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High Needs Indigenous Patients Waiting Too Long for Services


Wednesday, 11th July 2018 at 3:46 pm
Paul Carter
Indigenous people with “high” health needs had to wait too long for some services, says an annual snapshot of Aboriginal and Torres Strait Islander health organisations.


Wednesday, 11th July 2018
at 3:46 pm
Paul Carter


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High Needs Indigenous Patients Waiting Too Long for Services
Wednesday, 11th July 2018 at 3:46 pm

Indigenous people with “high” health needs had to wait too long for some services, says an annual snapshot of Aboriginal and Torres Strait Islander health organisations.

The Australian Institute of Health and Welfare this week released its ninth annual survey of Aboriginal and Torres Strait Islander health organisations.

This report provides information on 266 organisations funded by the Australian government to deliver health services to Aboriginal and Torres Strait Islander people, covering the services they provide; client numbers, contacts and episodes of care; staffing levels; and service gaps and challenges.

“Some organisations indicated that clients with high needs had to wait too long for some services, in particular to access dental services and mental health professionals,” the report said.

“For example, 50 (27 per cent) of organisations providing on-site or off-site access to dental services still felt clients with high needs often had to wait a clinically unacceptable time for dental services.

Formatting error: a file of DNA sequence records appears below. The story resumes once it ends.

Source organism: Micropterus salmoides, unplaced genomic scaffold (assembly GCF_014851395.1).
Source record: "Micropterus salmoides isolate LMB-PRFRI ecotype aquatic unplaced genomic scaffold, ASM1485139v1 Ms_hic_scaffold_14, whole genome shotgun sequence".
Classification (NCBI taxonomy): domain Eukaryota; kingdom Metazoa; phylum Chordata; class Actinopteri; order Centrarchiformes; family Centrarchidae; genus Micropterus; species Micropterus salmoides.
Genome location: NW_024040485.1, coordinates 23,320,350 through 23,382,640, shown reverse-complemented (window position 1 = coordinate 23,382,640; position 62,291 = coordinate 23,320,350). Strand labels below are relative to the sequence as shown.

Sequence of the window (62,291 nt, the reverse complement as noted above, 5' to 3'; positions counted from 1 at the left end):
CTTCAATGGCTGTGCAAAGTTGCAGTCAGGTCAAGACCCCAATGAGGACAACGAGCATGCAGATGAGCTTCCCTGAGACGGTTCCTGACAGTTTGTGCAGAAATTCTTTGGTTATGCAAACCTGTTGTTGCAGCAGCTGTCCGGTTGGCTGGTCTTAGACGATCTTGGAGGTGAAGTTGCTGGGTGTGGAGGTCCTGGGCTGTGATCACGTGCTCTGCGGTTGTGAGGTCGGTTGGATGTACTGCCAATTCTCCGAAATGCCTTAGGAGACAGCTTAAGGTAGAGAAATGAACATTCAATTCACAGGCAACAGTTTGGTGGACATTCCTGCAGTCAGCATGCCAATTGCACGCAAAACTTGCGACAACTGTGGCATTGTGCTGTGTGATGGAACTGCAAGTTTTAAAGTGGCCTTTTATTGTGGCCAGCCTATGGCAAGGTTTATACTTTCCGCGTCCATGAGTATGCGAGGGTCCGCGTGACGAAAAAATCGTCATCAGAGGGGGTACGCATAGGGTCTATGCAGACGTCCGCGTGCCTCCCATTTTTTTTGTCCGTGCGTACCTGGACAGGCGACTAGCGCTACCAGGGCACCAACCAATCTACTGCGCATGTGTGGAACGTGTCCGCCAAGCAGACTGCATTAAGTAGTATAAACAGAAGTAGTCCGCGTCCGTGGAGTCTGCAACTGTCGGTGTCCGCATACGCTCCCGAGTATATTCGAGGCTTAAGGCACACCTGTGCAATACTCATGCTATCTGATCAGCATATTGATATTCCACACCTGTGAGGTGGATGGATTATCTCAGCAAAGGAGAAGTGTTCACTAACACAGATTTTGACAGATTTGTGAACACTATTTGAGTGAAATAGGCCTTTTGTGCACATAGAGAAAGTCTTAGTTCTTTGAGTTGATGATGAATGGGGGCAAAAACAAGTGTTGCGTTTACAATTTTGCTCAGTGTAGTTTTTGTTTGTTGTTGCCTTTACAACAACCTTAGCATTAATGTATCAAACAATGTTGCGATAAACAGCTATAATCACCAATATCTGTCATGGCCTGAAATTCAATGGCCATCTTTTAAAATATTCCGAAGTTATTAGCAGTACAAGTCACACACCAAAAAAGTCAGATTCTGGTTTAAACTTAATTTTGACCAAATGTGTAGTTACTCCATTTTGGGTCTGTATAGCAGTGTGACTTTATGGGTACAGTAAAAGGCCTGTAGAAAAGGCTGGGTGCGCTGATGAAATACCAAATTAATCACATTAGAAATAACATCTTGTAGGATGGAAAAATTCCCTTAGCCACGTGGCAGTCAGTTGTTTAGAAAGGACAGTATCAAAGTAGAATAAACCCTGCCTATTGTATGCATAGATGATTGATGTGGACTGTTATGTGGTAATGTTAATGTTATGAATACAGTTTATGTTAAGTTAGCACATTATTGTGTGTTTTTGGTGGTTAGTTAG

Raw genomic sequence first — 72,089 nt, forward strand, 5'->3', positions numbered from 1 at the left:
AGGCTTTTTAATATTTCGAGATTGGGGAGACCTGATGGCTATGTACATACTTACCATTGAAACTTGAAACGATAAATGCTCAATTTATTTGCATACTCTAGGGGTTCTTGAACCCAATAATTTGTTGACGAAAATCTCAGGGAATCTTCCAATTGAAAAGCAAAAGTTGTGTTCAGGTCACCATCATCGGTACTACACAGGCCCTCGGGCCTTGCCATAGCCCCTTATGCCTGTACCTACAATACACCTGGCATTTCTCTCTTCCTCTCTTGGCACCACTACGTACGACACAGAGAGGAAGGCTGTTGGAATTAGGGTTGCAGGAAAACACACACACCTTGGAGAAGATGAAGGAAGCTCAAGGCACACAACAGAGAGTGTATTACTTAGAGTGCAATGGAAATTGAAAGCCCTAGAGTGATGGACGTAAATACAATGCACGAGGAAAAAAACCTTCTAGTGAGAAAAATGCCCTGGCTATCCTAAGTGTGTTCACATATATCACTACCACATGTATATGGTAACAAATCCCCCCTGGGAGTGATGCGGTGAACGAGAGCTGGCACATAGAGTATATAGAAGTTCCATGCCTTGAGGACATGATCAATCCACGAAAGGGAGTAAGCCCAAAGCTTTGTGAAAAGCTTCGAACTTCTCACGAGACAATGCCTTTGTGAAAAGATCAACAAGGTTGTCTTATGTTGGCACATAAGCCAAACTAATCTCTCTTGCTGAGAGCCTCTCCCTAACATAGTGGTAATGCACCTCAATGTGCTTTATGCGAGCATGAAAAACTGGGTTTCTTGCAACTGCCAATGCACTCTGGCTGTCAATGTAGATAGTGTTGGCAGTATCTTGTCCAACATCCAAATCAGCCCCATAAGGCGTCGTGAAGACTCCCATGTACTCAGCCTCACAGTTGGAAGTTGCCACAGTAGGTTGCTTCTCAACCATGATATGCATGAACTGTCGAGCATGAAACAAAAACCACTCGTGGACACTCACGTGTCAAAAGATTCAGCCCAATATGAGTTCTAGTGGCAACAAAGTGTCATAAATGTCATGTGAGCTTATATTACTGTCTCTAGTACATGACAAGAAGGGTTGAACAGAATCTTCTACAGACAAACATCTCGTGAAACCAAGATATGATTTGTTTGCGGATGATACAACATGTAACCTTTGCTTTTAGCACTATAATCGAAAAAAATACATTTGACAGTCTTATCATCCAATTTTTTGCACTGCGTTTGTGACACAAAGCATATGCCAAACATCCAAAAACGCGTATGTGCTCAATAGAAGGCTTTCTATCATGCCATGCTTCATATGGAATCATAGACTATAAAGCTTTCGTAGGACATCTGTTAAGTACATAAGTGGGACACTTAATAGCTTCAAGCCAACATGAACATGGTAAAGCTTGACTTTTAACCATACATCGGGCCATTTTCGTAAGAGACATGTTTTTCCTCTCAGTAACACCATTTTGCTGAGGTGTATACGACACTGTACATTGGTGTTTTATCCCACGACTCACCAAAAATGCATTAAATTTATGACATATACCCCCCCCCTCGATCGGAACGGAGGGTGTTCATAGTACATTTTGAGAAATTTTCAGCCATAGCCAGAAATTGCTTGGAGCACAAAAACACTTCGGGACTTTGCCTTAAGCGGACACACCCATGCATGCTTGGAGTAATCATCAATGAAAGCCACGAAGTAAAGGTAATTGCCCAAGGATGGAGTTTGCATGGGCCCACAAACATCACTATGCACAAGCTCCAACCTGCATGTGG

“This was higher in organisations in ‘remote’ (44 per cent) and ‘very remote’ (34 per cent) areas.”

Most of the organisations (94 per cent) funded to provide primary health care also provided social and emotional wellbeing or mental health or counselling services, and over half (57 per cent) had mental health promotion activities in 2016–17, the report said.

However, nearly two-thirds of organisations still reported mental health and social and emotional wellbeing services as a service gap (63 per cent).

This was even higher (78 per cent) in organisations funded to provide substance-use services, but not primary health care.

About 7,600 full-time equivalent staff were employed by the organisations providing primary health-care services and just over half of all staff (53 per cent) were Aboriginal and/or Torres Strait Islander.

Nearly half (46 per cent) of the organisations funded to provide primary health-care services to Aboriginal and Torres Strait Islander people did so in “remote” or “very remote” areas and they saw around 168,100 (38 per cent) of clients.

See the report here.




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